thornhillellaIn the present day, Ella spends much of her time alone, too. Her father, who clearly seems to love her, is away a lot. Her mother is presumably dead. Ella is curious about the house she can see from her bedroom window and the girl she sometimes glimpses in the overgrown garden behind the walls

One day, she manages to creep into Thornhill’s garden and she discovers  a puppet head. As the days go on, she continues to see the girl in the garden and to discover more puppet pieces.  She becomes more curious about Thornhill’s history and who the girl might be.

Smy makes great use of Mary’s diary entries to round out the story. Her story is particularly sad because there is no one in Mary’s life to take her side against the terrible bullying she endures. The adults in this story are either non-existent or ineffective. Her housemates are cruel and manipulative. Even though it’s obvious that her story isn’t going to end well, you can’t help but root for her.

As for Ella, the monochromatic pictures tell her story as beautifully as Mary’s diary.  It will be impossible not to race through the pages to find out what happens.

Ultimately, Thornhill is a story of loneliness and friendship, and although there’s no happy ending, it’s a journey worth taking.

The Truth Commission – Susan Juby

Normandy Pale, the narrator of Susan Juby’s award-winning YA novel, The Truth Commission,  lives with her parents and older sister, Keira, on Vancouver Island. Keiratruth is a celebrated graphic novelist, whose series Diana: Queen of Two Worlds, tells the story of “a suburban girl who lives with her “painfully average”  family which includes her  high-strung easily overwhelmed mother, her ineffectual father, and her dull-witted, staring lump of a sister.”

Keira published three volumes of Diana, a smash hit with a huge cult-following, and then went off to college in the States.

That’s the same time Normandy (Norm for short) started attending Green Pastures Academy of Arts and Applied Design where everyone knew who she was because of her sister. It was notoriety Norm didn’t particularly covet because “you cannot imagine how embarrassing it is to be in these books, especially when all the Earth plotlines are taken from minor and usually un-excellent incidents in our real life.”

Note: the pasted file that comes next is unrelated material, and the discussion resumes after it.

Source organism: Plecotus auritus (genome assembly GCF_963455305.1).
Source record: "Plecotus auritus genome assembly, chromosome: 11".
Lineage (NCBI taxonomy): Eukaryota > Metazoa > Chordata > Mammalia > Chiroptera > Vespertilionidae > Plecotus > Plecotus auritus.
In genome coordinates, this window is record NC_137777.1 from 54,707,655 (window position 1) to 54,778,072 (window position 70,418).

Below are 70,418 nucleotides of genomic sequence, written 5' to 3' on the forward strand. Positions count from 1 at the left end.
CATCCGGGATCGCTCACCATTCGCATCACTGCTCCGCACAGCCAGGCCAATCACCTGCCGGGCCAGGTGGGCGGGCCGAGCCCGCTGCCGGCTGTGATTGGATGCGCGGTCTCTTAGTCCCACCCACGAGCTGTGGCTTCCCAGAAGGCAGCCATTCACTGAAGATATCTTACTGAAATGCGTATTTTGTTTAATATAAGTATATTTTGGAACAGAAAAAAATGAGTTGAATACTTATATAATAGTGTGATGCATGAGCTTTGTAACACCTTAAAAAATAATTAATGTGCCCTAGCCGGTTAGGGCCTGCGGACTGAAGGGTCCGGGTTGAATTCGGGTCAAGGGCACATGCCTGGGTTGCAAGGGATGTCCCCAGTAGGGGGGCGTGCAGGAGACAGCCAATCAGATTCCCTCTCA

The Truth Commission‘s conceit is that Norm is writing her Spring Special Project, a story which covers three months from the previous fall (Sept-November).

Here’s how the project is supposed to work: Each week I will write and submit chapters of my story to my excellent creative writing teacher. She will give me feedback on those chapters the following week. I will write as if I do not know what will happen next – as if I’m a reporter, which is a device used in classic works of non-fiction.

Norm’s story is about The Truth Commission, a committee consisting of Norm and her best friends Neil and Dusk (aka Dawn) who “went on a search for the truth and…found it.” Norm discovers that the truth is a complicated thing and that is especially true in her own family.

Keira has returned from college under a rather dark cloud. “She wouldn’t tell us what happened,” Norm tells us, “and when my parents asked if everything was okay, Keira got mad and said she’d leave if they asked again.”  Now she spends most of her time in her room or in the closet she and Norm share and “when she did leave, she stayed out for days and we had no idea where she went.”

Since Norm and Keira have never been particularly close, Norm is almost flattered when Keira starts sneaking into her room at night admitting “I think it’s time for me to tell someone what happened.”

I loved every minute I spent with Norm and her friends, who are equally smart and funny. There is a sort of mystery at the core of the novel: what happened to Keira? Although that is certainly one reason to turn the pages I think Normandy pretty much had me at ‘hello.’